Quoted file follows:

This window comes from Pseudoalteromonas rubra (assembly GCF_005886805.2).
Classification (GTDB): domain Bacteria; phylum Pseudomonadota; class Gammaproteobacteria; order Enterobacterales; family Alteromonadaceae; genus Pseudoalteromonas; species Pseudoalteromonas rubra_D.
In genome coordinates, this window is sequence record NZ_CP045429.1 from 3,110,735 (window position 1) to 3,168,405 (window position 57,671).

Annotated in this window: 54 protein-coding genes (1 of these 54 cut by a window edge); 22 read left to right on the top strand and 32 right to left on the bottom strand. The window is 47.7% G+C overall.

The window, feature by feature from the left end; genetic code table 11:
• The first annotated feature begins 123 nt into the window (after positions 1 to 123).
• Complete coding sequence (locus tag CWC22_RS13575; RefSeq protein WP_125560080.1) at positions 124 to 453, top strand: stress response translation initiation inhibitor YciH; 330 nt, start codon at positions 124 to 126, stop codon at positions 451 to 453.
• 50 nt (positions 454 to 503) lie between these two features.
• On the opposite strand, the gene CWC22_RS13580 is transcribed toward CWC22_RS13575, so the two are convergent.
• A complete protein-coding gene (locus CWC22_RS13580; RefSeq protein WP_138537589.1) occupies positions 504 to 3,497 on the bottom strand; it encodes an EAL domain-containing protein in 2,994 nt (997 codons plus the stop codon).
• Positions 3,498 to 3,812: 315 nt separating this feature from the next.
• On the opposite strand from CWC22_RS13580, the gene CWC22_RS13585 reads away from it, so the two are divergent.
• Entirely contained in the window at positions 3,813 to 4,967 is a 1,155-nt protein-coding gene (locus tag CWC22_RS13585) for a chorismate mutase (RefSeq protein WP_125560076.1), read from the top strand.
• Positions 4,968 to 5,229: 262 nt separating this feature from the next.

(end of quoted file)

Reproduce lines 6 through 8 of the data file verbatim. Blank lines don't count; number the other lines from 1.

• The first annotated feature begins 123 nt into the window (after positions 1 to 123).
• Complete coding sequence (locus tag CWC22_RS13575; RefSeq protein WP_125560080.1) at positions 124 to 453, top strand: stress response translation initiation inhibitor YciH; 330 nt, start codon at positions 124 to 126, stop codon at positions 451 to 453.
• 50 nt (positions 454 to 503) lie between these two features.